Just a month ago I speculated that the use of an MRI scanner in the context of PVS research could point the way to machine-simulated telepathy. Now it transpires that more scientists are claiming that an MRI scanner can be used … to machine-simulate telepathy. I presume that they had already started their research before I went public with my big idea!
Apparently, different memories produce different signals when the MRI scanner is used to scan the hippocampus. By my reckoning this is one stage more advanced than the PVS research: the former only suggested the possibility of simple yes / no responses, but this suggests that a greater range may be detected.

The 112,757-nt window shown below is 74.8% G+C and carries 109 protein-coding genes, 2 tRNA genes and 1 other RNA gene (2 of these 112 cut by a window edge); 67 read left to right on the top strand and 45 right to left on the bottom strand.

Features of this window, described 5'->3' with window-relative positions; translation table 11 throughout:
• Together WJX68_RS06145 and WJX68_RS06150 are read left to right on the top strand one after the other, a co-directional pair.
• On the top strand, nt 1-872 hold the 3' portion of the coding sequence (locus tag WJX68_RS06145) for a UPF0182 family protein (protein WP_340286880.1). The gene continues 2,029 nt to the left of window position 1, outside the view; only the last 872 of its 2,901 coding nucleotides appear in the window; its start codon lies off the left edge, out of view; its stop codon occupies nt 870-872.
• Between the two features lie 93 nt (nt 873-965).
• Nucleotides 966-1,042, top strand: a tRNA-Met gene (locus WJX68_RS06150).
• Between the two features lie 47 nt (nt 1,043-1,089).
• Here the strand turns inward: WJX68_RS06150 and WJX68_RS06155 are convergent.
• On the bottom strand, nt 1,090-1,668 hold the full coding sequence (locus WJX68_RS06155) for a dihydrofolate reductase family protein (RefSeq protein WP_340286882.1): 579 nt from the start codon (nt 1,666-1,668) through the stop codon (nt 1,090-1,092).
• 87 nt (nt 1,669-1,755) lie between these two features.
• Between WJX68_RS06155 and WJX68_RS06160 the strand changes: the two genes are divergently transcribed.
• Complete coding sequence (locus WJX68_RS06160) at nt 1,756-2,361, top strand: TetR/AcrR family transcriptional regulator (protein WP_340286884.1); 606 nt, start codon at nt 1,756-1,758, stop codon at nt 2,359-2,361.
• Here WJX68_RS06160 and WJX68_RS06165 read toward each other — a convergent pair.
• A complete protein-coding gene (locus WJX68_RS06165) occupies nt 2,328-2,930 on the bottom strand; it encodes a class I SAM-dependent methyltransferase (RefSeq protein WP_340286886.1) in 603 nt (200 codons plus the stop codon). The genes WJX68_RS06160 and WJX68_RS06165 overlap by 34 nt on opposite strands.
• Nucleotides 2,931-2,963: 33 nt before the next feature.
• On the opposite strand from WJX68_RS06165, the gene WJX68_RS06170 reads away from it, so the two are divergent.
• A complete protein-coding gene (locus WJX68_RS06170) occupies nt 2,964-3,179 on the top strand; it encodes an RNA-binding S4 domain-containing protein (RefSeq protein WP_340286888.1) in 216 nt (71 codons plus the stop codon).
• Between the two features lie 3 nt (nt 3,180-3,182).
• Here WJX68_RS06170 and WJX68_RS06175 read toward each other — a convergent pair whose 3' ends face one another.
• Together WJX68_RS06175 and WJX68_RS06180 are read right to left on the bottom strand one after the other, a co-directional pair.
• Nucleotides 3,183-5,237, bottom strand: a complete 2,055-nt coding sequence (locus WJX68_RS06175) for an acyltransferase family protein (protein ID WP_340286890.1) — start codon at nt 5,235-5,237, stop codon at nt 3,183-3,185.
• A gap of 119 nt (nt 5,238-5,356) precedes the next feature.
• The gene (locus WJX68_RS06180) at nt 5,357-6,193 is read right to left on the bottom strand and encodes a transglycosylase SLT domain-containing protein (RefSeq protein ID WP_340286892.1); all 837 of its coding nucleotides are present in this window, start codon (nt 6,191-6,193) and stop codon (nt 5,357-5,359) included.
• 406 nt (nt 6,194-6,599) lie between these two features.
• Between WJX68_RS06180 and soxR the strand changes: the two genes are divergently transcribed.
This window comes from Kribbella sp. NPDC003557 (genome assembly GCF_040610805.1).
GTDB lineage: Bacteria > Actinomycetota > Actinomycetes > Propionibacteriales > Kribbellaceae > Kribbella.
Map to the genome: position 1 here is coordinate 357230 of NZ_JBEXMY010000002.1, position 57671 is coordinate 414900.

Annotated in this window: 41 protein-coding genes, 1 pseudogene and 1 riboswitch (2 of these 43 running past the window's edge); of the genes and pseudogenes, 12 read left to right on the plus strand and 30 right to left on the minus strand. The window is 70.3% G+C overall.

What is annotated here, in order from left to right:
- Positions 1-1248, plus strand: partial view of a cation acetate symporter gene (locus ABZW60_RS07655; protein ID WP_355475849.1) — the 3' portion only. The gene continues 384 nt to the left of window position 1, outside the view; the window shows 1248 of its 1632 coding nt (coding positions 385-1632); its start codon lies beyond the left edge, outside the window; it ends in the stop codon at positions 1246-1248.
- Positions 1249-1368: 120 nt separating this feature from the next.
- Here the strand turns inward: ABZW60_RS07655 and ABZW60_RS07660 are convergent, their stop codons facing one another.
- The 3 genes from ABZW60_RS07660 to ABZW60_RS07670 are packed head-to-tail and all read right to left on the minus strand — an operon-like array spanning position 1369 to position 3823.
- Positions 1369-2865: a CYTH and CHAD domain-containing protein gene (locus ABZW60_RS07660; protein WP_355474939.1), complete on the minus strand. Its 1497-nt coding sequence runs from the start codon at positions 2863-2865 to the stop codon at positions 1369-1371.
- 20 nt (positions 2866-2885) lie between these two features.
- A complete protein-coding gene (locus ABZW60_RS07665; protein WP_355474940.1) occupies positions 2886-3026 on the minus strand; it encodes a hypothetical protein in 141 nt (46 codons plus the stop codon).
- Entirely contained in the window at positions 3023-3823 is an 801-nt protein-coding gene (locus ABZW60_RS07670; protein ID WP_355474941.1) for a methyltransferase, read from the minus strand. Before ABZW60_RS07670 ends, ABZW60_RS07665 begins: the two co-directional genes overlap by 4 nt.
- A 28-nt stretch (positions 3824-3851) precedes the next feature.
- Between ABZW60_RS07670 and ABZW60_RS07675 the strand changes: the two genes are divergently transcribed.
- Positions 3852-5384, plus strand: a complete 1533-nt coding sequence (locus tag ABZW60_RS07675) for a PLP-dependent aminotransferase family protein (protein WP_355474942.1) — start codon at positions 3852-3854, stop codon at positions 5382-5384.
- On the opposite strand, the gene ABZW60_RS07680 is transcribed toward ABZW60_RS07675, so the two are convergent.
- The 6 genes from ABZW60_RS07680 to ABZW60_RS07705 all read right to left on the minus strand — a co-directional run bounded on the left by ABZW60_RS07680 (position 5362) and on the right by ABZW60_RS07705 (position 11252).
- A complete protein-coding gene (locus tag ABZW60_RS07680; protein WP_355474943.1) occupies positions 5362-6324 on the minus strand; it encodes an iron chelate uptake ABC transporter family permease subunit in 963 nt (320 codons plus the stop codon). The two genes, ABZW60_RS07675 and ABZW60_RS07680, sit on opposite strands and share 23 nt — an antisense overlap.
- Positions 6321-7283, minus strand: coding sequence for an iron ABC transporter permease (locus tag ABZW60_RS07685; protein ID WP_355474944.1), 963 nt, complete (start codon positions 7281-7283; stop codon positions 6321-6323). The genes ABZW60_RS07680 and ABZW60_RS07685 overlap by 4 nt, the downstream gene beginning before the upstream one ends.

However there is at least two fairly major drawbacks – the first is that the researchers managed to correctly identify thoughts “more than 50% of the time” – but less than 100%. Let’s face it, a telepathic message that is 49% garbled is going to be 100% useless – if you don’t know which bits are the garbled bits and which not. The second drawback is one of the same ones that I identified in regard to the PVS research. The MRI scanner can apparently identify brain activity associated with certain types of memory, but it does not identify the memories themselves. It is the alphabet, but not the language, of telepathy. Nevertheless, it does give hope that more may be achieved if further research is carried out.